Monday, August 31, 2009

Delay Gratification

United States v. Ray, No. 08-2795-cr (2d Cir. August 27, 2009)(Leval, Cabranes, Livingstone, CJJ)

In this decision, the court holds that an unexplained and prejudicial fifteen-year delay in imposing sentence amounted to a Fifth-Amendment due process violation, but did not violate the Sixth Amendment right to a speedy trial.


In 1991, Ray pled guilty to her role in a $200,000 bank fraud. In 1992, the district court, unmoved by her family circumstances, sentenced her to twelve months’ imprisonment, the bottom of the then-mandatory range. Ray, who was free on bail, appealed. While her appeal was pending, the court of appeals decided a different case that eased somewhat the standard for family circumstances departures. As a result, with the government in agreement, Ray moved for a remand. The circuit granted the motion on January 21, 1993, but neither the district court nor the government took any further action on the case.

Ray herself caused the case to be reopened in 2007 when she applied for a city job, and needed documentation as to the resolution of her 1992 conviction. She contacted the court clerk, an action that prompted the district court to set a “re-sentence” date of March 5, 2008.

By this time, Ray had fully rehabilitated. Living openly in the Eastern District, she had been employed for the entire fifteen-year period and had never been rearrested. She raised three children, owned a home and a car and was in college, as were two of her children.

At the resentencing hearing, the court faulted both the defendant and her attorneys - but not itself or the government - for the delay. The government, on its part, raised the question of whether the delay violated Ms. Ray’s right to a “speedy sentencing.” After the parties had briefed the issue, the court found no violation and imposed sentence: one day in prison plus three years of supervised release. The court ordered six months in a halfway house as a condition of the supervision, even though counsel pointed out that the only available facility was far from both Ray’s job and her home.

The Appeal

On appeal, the court first held that the district court erred in finding that it had been Ray’s own responsibility to return to court and face resentencing. A “defendant does not bear the burden of seeking her own sentencing.” With this, the court went on to analyze the constitutional issues.

1. No Sixth Amendment Violation

Both the government and the defense took the position that the Sixth Amendment right to a speedy trial included the right to a speedy sentencing. This is significant, since under the Speedy Trial Clause, the remedy is “categorical: dismissal of the charges.”

The Supreme Court and several circuits - including this one - have assumed without deciding that the Speedy Trial Clause includes a right to a speedy sentencing. But this panel's own examination led it to hold otherwise. It began by noting a tension in the precedents - Speedy Trial Clause violations require a dismissal, but the Supreme Court has held that dismissal of the charges is an inappropriate remedy for a sentencing error. This tension evaporates if the Sixth Amendment does not cover delays in sentencings.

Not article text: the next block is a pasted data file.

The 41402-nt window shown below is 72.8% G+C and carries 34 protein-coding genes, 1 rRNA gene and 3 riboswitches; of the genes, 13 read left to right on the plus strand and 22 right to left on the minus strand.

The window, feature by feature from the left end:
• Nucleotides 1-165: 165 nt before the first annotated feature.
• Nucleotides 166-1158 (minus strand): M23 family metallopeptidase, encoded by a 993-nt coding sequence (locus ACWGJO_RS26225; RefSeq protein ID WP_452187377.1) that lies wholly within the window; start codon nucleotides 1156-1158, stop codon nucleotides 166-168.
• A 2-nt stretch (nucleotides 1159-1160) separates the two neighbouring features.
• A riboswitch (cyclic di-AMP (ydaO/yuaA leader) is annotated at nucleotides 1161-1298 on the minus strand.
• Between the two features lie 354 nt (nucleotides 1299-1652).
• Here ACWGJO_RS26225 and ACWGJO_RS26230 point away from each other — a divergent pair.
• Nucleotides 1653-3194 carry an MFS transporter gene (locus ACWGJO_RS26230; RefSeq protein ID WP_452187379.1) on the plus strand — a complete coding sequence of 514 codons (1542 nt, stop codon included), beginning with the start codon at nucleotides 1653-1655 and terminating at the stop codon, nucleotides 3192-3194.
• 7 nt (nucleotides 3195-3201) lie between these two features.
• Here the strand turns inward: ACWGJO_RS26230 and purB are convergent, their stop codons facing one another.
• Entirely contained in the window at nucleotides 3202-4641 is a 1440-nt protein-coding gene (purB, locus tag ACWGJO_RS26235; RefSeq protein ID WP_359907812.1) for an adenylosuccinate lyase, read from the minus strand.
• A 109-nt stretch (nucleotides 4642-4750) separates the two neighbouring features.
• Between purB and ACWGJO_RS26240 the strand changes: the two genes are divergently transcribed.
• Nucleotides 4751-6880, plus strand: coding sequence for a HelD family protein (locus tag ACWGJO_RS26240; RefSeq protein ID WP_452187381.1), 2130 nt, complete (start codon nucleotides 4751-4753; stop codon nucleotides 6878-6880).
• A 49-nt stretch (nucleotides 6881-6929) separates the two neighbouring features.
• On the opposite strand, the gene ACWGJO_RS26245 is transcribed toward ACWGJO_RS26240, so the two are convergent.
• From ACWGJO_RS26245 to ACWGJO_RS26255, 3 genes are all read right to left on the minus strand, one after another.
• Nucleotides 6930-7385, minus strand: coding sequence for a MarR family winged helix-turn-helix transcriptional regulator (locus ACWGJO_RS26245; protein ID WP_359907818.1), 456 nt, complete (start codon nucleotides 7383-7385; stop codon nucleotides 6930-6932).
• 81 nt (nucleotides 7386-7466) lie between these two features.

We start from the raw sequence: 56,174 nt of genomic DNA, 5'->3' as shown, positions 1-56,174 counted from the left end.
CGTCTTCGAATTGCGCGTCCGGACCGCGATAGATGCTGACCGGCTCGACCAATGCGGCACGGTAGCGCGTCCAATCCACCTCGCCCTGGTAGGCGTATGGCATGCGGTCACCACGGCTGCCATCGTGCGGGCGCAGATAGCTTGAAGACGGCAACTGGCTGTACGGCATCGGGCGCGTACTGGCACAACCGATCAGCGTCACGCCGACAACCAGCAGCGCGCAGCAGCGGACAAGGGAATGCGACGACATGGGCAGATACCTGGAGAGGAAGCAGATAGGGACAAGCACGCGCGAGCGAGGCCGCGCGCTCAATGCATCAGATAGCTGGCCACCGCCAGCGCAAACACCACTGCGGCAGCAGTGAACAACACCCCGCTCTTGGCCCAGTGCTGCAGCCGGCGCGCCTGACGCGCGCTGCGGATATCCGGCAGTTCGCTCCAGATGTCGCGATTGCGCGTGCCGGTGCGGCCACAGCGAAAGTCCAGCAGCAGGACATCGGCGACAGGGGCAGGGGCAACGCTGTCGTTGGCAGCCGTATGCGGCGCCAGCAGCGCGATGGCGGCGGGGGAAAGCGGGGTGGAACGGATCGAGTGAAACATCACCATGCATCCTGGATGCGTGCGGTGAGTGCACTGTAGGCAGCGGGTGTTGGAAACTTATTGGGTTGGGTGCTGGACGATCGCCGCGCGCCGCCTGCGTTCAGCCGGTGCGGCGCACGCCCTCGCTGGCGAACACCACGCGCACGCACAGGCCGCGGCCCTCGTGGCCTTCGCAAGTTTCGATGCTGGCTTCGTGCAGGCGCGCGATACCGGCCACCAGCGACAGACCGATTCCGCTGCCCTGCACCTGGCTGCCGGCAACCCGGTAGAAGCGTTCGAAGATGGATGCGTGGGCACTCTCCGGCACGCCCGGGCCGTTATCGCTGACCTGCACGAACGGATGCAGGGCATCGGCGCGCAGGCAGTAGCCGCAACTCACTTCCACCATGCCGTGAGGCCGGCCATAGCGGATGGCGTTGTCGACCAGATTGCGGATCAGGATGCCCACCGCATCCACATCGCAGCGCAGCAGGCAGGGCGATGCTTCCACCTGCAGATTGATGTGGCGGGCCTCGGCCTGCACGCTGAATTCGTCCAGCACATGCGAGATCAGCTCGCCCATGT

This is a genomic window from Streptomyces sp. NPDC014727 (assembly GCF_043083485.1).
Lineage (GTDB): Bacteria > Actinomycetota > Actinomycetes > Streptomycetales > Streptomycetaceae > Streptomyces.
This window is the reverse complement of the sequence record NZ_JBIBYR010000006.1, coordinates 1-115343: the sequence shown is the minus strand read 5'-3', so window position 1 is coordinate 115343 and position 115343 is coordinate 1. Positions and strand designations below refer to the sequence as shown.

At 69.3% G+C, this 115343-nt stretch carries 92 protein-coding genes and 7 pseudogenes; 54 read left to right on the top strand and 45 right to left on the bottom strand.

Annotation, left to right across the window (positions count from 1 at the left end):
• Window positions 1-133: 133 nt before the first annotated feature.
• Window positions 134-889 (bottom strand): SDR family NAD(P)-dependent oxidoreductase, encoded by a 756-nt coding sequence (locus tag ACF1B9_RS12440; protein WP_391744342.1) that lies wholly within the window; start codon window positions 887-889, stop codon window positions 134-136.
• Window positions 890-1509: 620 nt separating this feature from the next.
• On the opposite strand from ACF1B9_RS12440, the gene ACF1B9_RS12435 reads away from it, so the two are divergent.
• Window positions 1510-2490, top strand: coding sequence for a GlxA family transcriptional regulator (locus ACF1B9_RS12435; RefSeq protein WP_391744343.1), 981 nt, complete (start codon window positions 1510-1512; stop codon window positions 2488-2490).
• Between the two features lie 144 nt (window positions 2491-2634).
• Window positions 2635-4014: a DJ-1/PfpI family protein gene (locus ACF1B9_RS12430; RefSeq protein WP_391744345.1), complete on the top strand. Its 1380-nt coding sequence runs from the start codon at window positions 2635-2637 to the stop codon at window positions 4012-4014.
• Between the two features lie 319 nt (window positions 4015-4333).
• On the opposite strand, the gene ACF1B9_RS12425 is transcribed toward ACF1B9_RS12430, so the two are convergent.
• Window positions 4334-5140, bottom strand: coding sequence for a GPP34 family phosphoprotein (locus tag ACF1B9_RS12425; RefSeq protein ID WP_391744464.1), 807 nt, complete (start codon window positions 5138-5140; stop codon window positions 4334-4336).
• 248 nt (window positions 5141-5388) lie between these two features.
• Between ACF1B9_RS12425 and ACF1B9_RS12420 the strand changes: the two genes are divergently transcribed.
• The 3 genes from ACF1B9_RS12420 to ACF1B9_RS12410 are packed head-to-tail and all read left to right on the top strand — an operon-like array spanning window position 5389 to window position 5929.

Next, the court considered the original meaning of the word “trial” in the Speedy Trial Clause, looking both to Blackstone and early American court decisions. It had little difficulty concluding that the American court system has always “distinguished between trial and sentencing.” Thus, “the word ‘trial,’ as understood at the time of the Founding, would not have encompassed sentencing proceedings.” Moreover, modern authorities, such as the Federal Rules of Criminal Procedure, and the Speedy Trial Act - which does not include sentencing proceedings in its time calculations - have preserved this “basic divide between trial and sentencing.”

Finally, the court looked at the interests protected by the Speedy Trial Clause - oppressive pretrial incarceration, the defendant’s anxiety, and the possibility that the defense will be impaired by the passage of time - and found that “these harms do not arise when there is a delay between conviction and sentencing.” While other harms can arise from a delayed sentencing, for example, the defendant and victim are left “in limbo concerning the consequences of conviction,” these concerns are “not the same as those that animate the Speedy Trial Clause.”

2. Fifth Amendment Violation

The court found a better fit in the Due Process Clause of the Fifth Amendment, which “has a limited role to play in protecting against oppressive delay.” The court considered two factors to determine whether Ray was deprived of her “due process right to a prompt sentencing”: (1) the reasons for the delay; and (2) the prejudice to the accused.

Here, the specific reasons for the delay were unknown, and the court treated the delay as the result of “ordinary negligence on the part of the government.” But the court held this against the government, and reiterated that it was not Ray’s duty to see that she was speedily sentenced.

The court next held that to prevail Ray had to show “substantial and demonstrable” prejudice. But the court weighed the extraordinary length of the delay in Ray’s favor, particularly since she underwent a “complete rehabilitation” in the interim. The court concluded that removing Ray “from her current life and compel[ling] her to reside for six months in a halfway house would undermine her successful rehabilitation,” since the restrictions imposed on the liberty of a halfway house resident are “substantial.”